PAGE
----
LOS ANGELES -- It was not the sort of chamber of commerce cheer expected from the chief executive of one the nation's sunniest and most tourist-conscious cities.
But Mayor Antonio R. Villaraigosa of Los Angeles stood before the news media this week and declared unequivocally, "This is the capital of homelessness in America."
The mayor was reacting to a report released Thursday, based on what officials called the most comprehensive census and survey of homelessness in Los Angeles County, that found 88,345 homeless people in the city and surrounding communities.
No other county in the country comes close - the five boroughs of New York have 48,155 homeless people, according to figures from its own census last year reported to the federal Department of Housing and Urban Development.
Even if he wanted to, Villaraigosa, six months into his first term, would find it difficult these days to skirt the homeless problem here.
For one, he had made a campaign promise to increase the supply of affordable housing and recently pledged $50 million for a trust fund that has helped finance more than 3,500 units for the poor since 2002.
About 12 percent of the households in the county can afford the median home price, about $500,000.
The Los Angeles County government has allocated $25 million for increased emergency shelters, which advocates for the homeless say are badly needed; there are 18,000 homeless shelter beds, which critics call paltry considering the much higher number of homeless people.
A group of city and county leaders, Bring Los Angeles Home, plans to issue a report on confronting the problem in March, a spokesman for the group said last week. The group's stated goal is to end homelessness within 10 years.
Much soul-searching also came after the Los Angeles police publicly accused several suburban law enforcement agencies last fall of adding to the woes of the downtown neighborhood of Skid Row by dropping off homeless people there.
Around the same time, a front-page series by Steve Lopez, a Los Angeles Times columnist, documenting drug dealing and lewd behavior in Skid Row despite years of promises to clean it up, further galvanized public discussion.
Homeless advocates said they were cautiously optimistic that the tide of events might lead to a decrease in homelessness, having experienced previous spasms of interest that eventually faded. They are waiting to see the extent to which the root causes of homelessness here - high poverty rates and a dearth of affordable housing and mental and drug treatment services - are addressed.
"I want this to be a watershed moment," said Lisa Fisher, director of the Westside Shelter and Hunger Coalition, a consortium of groups aiding the homeless. "How many homeless people are enough to move county, city and community members to action?"
Another advocate, Joel John Roberts, the chief executive of the nonprofit People Assisting the Homeless, said he was not sure whether to take all of the census and survey results as fact. A spokesman for the Department of Housing and Urban Development said all the homeless census reports they received would be reviewed to evaluate their reliability.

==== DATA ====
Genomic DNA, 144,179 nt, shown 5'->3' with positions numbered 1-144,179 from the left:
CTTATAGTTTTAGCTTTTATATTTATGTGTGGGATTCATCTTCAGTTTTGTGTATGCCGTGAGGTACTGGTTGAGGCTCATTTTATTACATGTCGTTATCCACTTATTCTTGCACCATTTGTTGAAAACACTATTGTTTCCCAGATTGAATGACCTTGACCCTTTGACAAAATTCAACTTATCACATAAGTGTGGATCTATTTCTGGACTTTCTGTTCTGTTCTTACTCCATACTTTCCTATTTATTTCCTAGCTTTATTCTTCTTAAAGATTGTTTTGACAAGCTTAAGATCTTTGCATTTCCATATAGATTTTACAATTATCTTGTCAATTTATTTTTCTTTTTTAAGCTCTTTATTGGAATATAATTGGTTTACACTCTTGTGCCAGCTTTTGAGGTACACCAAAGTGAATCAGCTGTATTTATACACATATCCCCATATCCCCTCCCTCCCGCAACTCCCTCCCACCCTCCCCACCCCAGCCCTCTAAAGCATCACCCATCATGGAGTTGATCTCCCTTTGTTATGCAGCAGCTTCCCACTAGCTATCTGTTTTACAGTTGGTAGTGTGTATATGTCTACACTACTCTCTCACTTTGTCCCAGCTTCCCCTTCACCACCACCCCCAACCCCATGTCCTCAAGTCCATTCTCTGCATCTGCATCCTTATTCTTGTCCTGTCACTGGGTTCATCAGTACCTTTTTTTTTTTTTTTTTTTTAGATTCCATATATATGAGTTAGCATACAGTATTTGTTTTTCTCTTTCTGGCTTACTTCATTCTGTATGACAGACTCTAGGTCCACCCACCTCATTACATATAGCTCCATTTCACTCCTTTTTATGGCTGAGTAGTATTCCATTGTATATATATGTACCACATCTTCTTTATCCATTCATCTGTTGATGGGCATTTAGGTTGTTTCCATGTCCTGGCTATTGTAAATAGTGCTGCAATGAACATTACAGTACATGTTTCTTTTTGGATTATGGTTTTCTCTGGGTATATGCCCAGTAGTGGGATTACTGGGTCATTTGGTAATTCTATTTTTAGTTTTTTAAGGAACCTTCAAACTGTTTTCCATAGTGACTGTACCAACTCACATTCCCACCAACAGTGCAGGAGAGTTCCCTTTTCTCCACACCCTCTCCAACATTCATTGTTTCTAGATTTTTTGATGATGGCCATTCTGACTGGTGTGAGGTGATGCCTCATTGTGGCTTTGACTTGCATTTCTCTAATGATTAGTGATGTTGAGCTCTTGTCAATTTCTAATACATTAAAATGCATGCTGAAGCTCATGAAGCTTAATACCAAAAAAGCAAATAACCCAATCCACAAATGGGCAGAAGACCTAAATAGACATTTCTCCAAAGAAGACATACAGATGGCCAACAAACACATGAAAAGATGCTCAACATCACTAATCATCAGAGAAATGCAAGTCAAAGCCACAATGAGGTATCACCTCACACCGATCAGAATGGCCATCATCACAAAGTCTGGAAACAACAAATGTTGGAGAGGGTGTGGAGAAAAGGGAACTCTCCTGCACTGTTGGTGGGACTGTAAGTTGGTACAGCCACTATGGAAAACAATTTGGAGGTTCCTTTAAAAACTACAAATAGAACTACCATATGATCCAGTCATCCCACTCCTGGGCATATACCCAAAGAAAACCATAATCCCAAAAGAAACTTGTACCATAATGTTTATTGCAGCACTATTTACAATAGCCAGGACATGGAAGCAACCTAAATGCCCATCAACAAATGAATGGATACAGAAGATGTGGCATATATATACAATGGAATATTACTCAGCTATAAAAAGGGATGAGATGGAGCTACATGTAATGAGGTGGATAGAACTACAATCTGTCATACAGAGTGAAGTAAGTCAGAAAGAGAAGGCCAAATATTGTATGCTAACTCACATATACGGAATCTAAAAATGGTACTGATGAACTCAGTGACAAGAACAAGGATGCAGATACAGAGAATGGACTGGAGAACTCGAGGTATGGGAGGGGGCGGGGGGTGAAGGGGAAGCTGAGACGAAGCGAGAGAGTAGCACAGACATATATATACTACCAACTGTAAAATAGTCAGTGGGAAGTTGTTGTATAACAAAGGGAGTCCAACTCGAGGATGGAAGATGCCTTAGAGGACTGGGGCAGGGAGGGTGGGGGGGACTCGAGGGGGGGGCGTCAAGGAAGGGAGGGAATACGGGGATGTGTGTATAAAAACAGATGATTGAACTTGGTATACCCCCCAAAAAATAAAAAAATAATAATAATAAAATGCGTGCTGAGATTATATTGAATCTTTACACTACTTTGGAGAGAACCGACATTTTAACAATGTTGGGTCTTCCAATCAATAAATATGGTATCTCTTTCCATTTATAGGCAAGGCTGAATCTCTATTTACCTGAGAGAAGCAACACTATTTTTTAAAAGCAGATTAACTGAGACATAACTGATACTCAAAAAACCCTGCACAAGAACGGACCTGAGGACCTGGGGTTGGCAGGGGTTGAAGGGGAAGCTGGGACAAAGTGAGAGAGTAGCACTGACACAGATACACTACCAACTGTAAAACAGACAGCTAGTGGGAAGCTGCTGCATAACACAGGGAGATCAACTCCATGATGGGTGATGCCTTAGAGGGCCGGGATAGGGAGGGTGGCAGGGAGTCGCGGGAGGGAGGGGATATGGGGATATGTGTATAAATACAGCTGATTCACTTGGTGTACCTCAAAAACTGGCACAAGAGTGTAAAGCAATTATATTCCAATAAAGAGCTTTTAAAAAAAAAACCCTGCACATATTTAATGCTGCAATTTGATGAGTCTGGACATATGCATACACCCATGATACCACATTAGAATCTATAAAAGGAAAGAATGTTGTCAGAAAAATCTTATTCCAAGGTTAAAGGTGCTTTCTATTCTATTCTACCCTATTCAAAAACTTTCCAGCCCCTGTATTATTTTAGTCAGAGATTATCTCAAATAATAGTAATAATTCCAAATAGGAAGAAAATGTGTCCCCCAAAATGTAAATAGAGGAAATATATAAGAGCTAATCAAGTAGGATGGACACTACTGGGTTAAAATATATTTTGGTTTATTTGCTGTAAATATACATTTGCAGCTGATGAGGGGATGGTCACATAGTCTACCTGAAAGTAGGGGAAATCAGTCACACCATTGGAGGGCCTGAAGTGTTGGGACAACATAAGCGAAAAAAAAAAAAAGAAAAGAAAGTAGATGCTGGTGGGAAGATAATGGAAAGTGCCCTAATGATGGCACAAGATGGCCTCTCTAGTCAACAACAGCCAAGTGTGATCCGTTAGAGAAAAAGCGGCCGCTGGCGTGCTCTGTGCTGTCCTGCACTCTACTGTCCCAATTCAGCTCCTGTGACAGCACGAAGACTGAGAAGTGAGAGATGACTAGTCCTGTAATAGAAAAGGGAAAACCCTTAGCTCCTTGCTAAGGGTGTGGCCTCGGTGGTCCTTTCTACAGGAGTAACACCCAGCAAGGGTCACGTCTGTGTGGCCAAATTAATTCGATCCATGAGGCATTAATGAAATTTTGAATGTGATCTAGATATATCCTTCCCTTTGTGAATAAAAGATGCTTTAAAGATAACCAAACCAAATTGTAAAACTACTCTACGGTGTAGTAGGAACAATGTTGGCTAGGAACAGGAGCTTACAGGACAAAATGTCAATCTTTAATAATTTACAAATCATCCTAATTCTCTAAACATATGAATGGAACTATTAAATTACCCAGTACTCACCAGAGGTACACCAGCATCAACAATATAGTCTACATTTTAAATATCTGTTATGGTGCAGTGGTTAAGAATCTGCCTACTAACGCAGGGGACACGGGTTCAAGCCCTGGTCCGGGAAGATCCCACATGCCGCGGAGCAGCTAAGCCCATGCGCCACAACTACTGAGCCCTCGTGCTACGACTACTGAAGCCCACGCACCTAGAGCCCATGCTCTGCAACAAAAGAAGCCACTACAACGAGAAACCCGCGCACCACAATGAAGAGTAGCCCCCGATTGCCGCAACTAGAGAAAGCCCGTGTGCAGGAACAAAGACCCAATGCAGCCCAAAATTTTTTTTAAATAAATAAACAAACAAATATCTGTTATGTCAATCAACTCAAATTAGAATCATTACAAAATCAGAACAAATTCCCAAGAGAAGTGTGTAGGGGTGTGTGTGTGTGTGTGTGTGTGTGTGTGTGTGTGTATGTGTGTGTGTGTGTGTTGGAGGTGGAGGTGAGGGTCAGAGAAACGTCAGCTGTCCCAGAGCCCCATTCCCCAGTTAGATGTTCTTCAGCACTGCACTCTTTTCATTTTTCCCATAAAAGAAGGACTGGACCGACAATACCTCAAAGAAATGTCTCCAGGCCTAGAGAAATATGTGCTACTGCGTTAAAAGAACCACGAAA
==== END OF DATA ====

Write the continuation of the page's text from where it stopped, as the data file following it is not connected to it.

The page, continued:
"This is the first time in many years that the city of L.A. and county of L.A. are stepping up to the plate and saying we are dealing with this problem," Roberts said.
The new count in Los Angeles hewed close to previous estimates, but advocates for the homeless and government officials said it was important to quantify the population to raise awareness and seek government financing.
The survey was spurred mainly by HUD, which had asked cities and counties to conduct the count. HUD uses the data as a factor in weighing awarding of grants.
Seventy-eight percent of the homeless surveyed in greater Los Angeles said they were living here before they lost shelter. "The perception that homeless people come here from other places has allowed a sense that it is not really our problem," said Mitchell Netburn, executive director of the Los Angeles Homeless Services Authority, which compiled the report.
It is based on a count in January 2005 of people in shelters, on the streets and other places. In addition, 3,000 homeless people were sampled to project demographic and other trends in the overall population.
The authority surveyed the homeless in 85 of the county's 88 municipalities, counting 82,291 homeless people there, and combined its count with separate censuses taken in the three other cities.
Census takers found the homeless population spread out across the sprawling county, with pockets of homeless in generally affluent communities in Los Angeles like Brentwood and suburban expanses outside the city limits like the San Gabriel and Antelope Valley. The city of Los Angeles had by far the largest homeless population, with 48,103 people.
The report said 49 percent of the population was chronically homeless, meaning they had a physical or mental disability and had been living in a shelter or in and out of them for at least a year. The median age of the homeless was 43, and nearly 39 percent of the homeless were black. Twenty-nine percent were white and 25 percent Hispanic.
Just as politicians sought to emphasize their efforts to resolve the problem, another report, by the National Coalition for the Homeless and National Law Center on Homelessness and Poverty, was released this week calling Los Angeles among the country's "meanest" cities (ranked No. 18 of 20) in treating its homeless.